Tuesday, October 1, 2013


I believe that many people form their own form of phrenology.  I use to think that certain parts of the brain handle certain thoughts.  Now I know that the parts have different functions but work together to form thought.  I was also fascinated by the ideas of bumps increasing certain parts.  Can people not be gifted in parts of the inner brain?  Does size matter.  There exists a slight correlation in size of brain and intelligence, but there is outliers.  I can see why people would think that phrenology is real.  There was obviously an expectancy bias and any evidence to the contrary could easily be worked around by redefining brain parts. The study of the belief of phrenology could be its own psychological research.  While looking at the old models of the phrenologic brain I would like to point out that not all different functions were listed.  In addition, some were way to specific and biased to time and place of the creators.  Do those who believe in multiple gods not have the part of the brain for believing in one god.  In addition, I have to assume that the creators of the models knew they were guessing.  It must involved a little bit of cognitive ignorance.  After all, there is no reason to believe that bakery and accounting math need different parts of the brain exclusively.  Biologically, this theory is flawed, because parts of the brain would not have been created at a certain time but be the result of a past environment.  Also, how could psycho-dynamic forces exist in a cookie cutter brain.    


  1. Alexander,
    Your post brought up many interesting points that other posts on phrenology did not. I had not thought of the idea that the creators of phrenology were guessing, but not I believe that that is a very large possibility. I think they just wanted to make people believe in it, possibly to change attitudes and views in society, or to make money.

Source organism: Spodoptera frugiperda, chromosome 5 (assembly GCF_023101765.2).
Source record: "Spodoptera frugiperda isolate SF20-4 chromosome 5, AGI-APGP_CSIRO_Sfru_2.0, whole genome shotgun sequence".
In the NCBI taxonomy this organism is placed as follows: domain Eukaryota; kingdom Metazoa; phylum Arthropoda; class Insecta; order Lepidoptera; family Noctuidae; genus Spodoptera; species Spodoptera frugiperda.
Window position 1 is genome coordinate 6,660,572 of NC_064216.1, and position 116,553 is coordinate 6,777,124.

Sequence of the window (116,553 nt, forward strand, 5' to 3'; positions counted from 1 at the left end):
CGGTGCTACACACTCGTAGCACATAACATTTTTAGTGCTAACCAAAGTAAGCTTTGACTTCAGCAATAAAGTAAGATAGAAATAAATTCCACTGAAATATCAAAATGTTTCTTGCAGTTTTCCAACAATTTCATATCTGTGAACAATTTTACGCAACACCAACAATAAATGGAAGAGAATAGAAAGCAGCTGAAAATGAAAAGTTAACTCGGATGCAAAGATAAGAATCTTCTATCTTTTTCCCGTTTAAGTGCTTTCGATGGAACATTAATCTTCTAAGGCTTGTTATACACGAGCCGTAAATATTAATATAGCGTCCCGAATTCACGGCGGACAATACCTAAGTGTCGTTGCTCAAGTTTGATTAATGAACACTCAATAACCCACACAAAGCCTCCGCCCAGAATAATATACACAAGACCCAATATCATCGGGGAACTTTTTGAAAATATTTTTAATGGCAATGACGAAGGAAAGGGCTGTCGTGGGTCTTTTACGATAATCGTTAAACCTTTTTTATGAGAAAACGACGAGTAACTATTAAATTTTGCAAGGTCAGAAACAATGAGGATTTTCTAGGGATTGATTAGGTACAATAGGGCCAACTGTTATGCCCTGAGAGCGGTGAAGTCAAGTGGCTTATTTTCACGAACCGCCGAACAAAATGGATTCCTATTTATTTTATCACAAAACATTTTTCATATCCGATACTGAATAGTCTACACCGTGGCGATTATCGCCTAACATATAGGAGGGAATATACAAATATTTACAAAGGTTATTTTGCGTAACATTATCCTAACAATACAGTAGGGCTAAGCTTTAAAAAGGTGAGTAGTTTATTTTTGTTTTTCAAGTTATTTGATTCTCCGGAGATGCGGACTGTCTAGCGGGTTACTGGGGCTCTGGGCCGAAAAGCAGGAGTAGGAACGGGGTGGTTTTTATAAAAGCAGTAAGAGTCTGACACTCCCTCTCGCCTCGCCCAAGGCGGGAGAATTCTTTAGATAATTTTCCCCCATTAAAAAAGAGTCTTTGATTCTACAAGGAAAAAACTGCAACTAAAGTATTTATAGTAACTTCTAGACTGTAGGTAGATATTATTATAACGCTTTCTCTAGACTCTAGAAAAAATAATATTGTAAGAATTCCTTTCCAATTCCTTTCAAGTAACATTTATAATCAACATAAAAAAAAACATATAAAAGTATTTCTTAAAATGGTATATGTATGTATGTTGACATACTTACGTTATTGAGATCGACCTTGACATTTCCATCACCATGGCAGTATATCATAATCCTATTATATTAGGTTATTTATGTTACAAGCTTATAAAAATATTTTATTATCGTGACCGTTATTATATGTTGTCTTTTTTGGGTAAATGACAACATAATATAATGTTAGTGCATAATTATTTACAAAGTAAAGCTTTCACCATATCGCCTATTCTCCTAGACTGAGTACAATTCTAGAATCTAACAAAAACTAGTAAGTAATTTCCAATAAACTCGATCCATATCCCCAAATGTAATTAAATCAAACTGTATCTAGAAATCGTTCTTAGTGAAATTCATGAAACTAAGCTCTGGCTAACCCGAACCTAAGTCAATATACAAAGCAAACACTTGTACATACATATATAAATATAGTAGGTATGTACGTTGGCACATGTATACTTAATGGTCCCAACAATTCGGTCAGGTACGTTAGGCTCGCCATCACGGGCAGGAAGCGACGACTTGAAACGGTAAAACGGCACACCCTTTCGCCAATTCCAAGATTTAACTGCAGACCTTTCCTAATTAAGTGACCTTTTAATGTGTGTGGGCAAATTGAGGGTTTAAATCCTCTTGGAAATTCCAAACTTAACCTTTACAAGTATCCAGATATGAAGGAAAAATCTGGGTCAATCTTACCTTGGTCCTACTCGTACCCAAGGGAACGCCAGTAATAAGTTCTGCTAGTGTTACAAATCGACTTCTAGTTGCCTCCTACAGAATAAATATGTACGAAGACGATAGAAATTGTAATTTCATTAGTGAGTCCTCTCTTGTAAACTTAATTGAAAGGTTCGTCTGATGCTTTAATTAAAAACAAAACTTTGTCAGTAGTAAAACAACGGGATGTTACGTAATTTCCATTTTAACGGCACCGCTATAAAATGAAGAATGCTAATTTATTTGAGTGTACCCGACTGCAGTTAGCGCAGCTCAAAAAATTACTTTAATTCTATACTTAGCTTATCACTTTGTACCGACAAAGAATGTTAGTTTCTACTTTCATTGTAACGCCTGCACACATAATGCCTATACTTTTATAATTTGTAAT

2. Alex,

    Similar to Nick, I can see how early phrenologists could have utilized their pseudo-science to make money. This strategy relates to how people lie for their own ends, regardless of truthfulness. In this context, I find phrenology an embarrassment to all the other sciences.

  3. Alex,
    I, similar to Nick, had not thought about the possibility that the scientists themselves may have known that there was a chance their phrenology theory had its falsehoods and that brings up an interesting perspective. It makes me wonder if scientists today also question their theories validity as well.

  4. "elephant"
    I agree that confirmation bias was involved in the development of phrenology. Despite Gall's hypotheses on bumps in the head determining character, I still find it incredible that Gall identified thirty-seven different parts and functions of the human brain. Going past the structuralism, the flaws of phrenology reveals the beauty of the human brain.

  5. Goobel,

    Your ideas on the origin of phrenology have me wondering how these "phrenologists" kept a straight face as they lied to the scientific community. They obviously had no idea what they were talking about, but believed and still maintained their standard. I wish we could test this.